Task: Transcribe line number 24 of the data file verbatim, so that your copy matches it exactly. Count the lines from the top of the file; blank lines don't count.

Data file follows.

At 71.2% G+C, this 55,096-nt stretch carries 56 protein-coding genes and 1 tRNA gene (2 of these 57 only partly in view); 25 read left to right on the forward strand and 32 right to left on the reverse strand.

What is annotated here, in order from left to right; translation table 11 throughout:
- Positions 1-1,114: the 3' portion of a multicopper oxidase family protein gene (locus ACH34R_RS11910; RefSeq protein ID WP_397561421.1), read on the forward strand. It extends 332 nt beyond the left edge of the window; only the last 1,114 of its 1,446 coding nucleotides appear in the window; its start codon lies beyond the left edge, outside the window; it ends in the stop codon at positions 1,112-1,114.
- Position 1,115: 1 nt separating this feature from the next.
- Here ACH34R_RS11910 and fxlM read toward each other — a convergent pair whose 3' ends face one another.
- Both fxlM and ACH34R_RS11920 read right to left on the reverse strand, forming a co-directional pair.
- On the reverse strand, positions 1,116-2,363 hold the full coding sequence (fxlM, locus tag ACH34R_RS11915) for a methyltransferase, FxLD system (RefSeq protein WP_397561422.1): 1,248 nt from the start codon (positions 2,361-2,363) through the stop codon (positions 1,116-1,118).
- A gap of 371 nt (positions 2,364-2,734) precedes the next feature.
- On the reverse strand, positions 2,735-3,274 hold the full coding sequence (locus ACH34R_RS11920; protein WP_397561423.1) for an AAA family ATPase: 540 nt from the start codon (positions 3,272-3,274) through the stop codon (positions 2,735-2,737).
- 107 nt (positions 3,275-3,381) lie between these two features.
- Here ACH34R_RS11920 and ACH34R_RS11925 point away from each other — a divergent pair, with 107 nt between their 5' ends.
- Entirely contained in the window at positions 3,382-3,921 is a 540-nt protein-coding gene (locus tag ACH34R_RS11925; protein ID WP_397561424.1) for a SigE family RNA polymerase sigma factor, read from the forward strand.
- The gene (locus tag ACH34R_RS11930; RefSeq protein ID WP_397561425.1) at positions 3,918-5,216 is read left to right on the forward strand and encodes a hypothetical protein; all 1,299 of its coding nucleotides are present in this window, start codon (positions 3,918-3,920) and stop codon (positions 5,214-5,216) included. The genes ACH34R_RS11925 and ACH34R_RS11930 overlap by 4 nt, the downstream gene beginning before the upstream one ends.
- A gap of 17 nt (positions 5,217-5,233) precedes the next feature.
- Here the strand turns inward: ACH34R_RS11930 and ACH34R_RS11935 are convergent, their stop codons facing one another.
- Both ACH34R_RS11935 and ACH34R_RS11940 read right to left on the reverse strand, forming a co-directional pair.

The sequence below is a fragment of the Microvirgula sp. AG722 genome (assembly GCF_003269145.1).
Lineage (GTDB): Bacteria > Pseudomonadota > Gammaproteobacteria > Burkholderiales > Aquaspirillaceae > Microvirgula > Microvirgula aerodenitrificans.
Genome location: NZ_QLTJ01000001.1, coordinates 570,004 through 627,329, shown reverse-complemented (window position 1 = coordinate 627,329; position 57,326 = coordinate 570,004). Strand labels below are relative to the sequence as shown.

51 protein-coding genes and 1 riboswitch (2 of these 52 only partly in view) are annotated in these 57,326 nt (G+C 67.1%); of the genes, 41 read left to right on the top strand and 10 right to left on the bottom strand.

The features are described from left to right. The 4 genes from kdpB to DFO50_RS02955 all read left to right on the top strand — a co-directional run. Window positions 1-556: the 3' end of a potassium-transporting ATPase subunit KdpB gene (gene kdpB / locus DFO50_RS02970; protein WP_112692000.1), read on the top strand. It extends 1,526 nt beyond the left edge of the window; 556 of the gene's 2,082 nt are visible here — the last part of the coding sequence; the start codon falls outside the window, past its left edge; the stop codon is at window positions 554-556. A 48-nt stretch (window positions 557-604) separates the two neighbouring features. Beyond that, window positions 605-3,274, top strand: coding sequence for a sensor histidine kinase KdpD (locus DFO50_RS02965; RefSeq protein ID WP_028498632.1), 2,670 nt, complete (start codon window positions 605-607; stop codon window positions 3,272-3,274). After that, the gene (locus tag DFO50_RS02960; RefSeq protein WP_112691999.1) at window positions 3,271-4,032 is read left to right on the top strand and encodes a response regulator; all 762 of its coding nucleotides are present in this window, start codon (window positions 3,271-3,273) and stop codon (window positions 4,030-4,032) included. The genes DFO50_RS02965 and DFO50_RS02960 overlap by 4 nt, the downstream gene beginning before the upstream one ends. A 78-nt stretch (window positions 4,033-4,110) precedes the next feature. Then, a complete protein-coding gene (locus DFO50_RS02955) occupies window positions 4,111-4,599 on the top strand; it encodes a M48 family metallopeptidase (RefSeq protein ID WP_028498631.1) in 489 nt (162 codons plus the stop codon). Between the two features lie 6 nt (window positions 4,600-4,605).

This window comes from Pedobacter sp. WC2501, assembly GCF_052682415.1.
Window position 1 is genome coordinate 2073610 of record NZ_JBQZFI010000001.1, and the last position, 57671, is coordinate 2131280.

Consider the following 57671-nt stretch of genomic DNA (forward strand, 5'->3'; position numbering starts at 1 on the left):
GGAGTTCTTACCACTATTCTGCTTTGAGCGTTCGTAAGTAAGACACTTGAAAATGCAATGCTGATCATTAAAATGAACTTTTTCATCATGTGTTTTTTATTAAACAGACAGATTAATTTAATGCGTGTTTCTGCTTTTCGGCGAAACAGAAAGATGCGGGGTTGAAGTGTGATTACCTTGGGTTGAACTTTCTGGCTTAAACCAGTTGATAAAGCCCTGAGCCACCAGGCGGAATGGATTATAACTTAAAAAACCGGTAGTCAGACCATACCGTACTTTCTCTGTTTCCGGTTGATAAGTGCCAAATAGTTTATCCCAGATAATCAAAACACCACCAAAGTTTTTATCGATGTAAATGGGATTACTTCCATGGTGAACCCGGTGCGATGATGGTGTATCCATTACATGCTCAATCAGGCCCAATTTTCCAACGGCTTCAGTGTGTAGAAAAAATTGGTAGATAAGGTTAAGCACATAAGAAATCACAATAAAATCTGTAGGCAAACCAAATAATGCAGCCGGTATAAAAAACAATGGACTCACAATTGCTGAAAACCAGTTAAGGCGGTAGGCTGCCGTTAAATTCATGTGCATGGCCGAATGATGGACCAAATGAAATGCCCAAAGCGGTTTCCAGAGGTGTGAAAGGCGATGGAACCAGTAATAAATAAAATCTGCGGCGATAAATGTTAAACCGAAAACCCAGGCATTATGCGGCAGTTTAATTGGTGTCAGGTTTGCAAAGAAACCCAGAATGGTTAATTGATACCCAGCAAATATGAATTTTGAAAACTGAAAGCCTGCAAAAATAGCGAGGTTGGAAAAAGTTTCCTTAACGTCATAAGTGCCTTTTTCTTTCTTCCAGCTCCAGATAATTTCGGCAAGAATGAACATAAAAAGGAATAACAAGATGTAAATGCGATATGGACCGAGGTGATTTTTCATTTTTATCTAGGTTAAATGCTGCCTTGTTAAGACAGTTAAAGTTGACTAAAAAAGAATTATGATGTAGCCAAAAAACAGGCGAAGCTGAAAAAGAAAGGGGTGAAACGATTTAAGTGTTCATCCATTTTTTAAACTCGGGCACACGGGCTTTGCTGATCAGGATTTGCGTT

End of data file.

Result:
Consider the following 57671-nt stretch of genomic DNA (forward strand, 5'->3'; position numbering starts at 1 on the left):